Nursing 1875

  1. i nearly put this in the "humour" section. please remember that this is an exact extract from a text written in 1875 and does not reflect the opinion of the poster.

    extract from domestic medicine and surgery by j. walsh 1875 frederick warne and company :london

    the nursing of adults in sickness requires something more than a mere attention to bodily wants, inasmuch as the patient is not at this age a mere machine; and it will be found that the recovery depends almost as much upon the sustainment of hope and the removal of fear from the mind, as upon the merely physical remedies, which are ordered by the person which undertakes the cure. indeed, it may be asserted, without fear of contradiction, that almost as much depends upon the nurse as the medical treatment;and unless there is someone well calculated to carry out the instructions of the medical man, it is hopeless to expect much benefit from them. some people are nurses by nature, and require no teaching; while others scarcely ever attain the proper mode of smoothing a pillow, or arranging the bed-clothes. cheerfulness and alacrity without boisterousness are the essentials to success, especially if united with that womanly sympathy with suffering which tends so much to soften the hours of pain or sickness. even the dress should be attended to, for invalids are captious and are inclined to find fault wherever there is an opening for criticism. the colours should be light and pleasing to the eye avoiding on the one hand those which are sombe and mournful, and on the other hand those which are decidedly gaudy. officiousness in nursing is disliked by most invalids; but in this respect there is great difficulty in hitting the happy medium, some people preferring to be left alone, and only wanting the aid of the nurse when they find the neccessity for it; while others who are, however, but a small minority, are best pleased when they are constantly being asked if they want anything.

    there is more but i will leave that for another day.

    the question that arises from this is how far have we come in 125 years?
    Last edit by gwenith on May 11, '03
    •  
  2. 7 Comments

  3. by   P_RN
    Hmmmmm. Cheerfulness and alacrity without boisterousness

    Hmmmmm womanly sympathy with suffering

    Hmmmmm for invalids are captious and are inclined to find fault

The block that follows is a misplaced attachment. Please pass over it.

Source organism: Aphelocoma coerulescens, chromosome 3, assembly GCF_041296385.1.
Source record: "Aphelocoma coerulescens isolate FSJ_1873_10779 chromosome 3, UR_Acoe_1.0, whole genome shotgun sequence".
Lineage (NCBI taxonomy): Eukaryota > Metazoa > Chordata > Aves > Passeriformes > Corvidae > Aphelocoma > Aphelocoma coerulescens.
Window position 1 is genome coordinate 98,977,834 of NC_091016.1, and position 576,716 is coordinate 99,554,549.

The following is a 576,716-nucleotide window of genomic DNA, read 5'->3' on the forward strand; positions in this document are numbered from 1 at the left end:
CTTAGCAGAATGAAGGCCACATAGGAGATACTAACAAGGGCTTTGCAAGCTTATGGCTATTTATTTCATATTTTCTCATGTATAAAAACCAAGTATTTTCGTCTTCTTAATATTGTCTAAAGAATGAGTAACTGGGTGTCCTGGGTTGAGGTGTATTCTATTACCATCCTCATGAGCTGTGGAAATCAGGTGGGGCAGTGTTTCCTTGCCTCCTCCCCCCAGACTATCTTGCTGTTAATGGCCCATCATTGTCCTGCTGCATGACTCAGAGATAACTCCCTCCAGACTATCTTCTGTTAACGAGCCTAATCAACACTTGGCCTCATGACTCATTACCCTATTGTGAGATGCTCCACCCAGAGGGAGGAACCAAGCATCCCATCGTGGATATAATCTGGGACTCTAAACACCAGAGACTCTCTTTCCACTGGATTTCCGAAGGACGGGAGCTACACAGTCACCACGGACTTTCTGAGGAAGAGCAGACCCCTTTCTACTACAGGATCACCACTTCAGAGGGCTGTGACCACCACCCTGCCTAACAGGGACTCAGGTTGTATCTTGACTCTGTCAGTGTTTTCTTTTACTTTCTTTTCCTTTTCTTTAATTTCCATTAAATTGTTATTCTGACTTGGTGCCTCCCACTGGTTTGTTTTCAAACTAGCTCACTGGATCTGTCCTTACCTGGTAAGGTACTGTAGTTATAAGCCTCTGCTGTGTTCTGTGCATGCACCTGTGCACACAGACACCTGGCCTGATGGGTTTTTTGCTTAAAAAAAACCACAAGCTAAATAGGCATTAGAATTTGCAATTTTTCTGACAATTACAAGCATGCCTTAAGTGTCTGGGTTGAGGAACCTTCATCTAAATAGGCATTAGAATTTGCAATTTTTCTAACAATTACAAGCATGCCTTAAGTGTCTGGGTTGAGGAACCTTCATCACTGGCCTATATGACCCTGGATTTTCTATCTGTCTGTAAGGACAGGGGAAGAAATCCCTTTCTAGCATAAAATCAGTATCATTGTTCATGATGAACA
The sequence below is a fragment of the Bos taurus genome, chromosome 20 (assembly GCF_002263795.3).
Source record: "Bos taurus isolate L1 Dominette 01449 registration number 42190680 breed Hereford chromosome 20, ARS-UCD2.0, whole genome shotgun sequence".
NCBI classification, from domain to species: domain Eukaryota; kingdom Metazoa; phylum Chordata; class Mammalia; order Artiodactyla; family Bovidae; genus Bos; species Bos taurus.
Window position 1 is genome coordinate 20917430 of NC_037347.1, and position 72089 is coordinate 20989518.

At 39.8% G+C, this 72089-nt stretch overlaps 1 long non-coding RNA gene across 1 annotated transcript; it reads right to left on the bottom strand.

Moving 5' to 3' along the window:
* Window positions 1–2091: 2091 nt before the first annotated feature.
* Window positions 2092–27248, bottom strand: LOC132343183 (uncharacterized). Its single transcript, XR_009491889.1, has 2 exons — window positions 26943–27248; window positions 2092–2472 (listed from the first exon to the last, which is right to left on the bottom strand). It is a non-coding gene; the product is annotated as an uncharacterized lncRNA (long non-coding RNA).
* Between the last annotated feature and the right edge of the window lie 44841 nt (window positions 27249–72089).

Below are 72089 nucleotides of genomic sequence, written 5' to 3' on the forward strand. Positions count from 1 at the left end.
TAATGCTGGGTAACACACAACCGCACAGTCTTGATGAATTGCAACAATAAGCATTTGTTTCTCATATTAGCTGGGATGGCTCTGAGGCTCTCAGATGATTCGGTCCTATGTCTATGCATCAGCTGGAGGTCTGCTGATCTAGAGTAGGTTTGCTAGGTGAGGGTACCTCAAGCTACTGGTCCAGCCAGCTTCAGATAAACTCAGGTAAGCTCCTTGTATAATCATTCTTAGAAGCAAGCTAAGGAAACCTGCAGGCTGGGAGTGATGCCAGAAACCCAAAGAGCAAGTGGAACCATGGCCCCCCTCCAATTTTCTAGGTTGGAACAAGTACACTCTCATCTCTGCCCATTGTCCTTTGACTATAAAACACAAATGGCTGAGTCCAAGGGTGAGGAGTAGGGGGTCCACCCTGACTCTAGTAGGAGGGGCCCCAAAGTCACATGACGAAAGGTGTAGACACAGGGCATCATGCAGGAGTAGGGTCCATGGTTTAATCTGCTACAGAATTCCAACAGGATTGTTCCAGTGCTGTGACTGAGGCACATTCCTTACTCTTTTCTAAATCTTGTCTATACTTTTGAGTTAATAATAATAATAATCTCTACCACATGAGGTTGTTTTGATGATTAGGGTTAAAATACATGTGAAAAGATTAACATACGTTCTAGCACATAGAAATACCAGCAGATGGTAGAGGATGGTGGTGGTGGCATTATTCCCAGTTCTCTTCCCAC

Hmmmmm The colours should be light and pleasing to the eye avoiding on the one hand those which are sombe and mournful, and on the other hand those which are decidedly gaudy.

    Hmmmmm Nope not an 1875 nurse
    Last edit by P_RN on May 12, '03
  4. by   Katnip
    Uh. Oh. I fear my mode of pillow smoothing may not meet proper standards.
  5. by   betts
    Sometimes the significance of today will not be truly apparent unless seen against the backdrop of yesterday. Changes and trends in nursing now, can be understood and interpreted not only by nursing's contemporary context but also by its past.
  6. by   purplemania
    I agree with the gist of the message: not everyone is cut out to be a nurse! And nursing does involve sustainment of hope.
  7. by   gwenith
    What interested me about this and why I was moved to post it was how he talks about the importance of nursing.

    Although I have 1875 as the publication date in truth that is the only date I can find in the text. This date is found at the bottom of the "preface to the new edition" so I would venture that the actual text was written well before that which makes it pre-Nightingale.

    The book itself has been in my family since 1909 when my great grandmother immigrated to Australia to a remote cattle property. This text was to be thier medical reference in case of emergency!
  8. by   MartL
    message deleted for violation of TOS
    Last edit by prmenrs on May 12, '03
  9. by   liberalrn
    I love it! And I don't think we've come all that far...every hospital has a dress code......none of it gaudy! I love the zinger re: the needy pts at the end...so true. Am interested in the rest of this. give us more!

close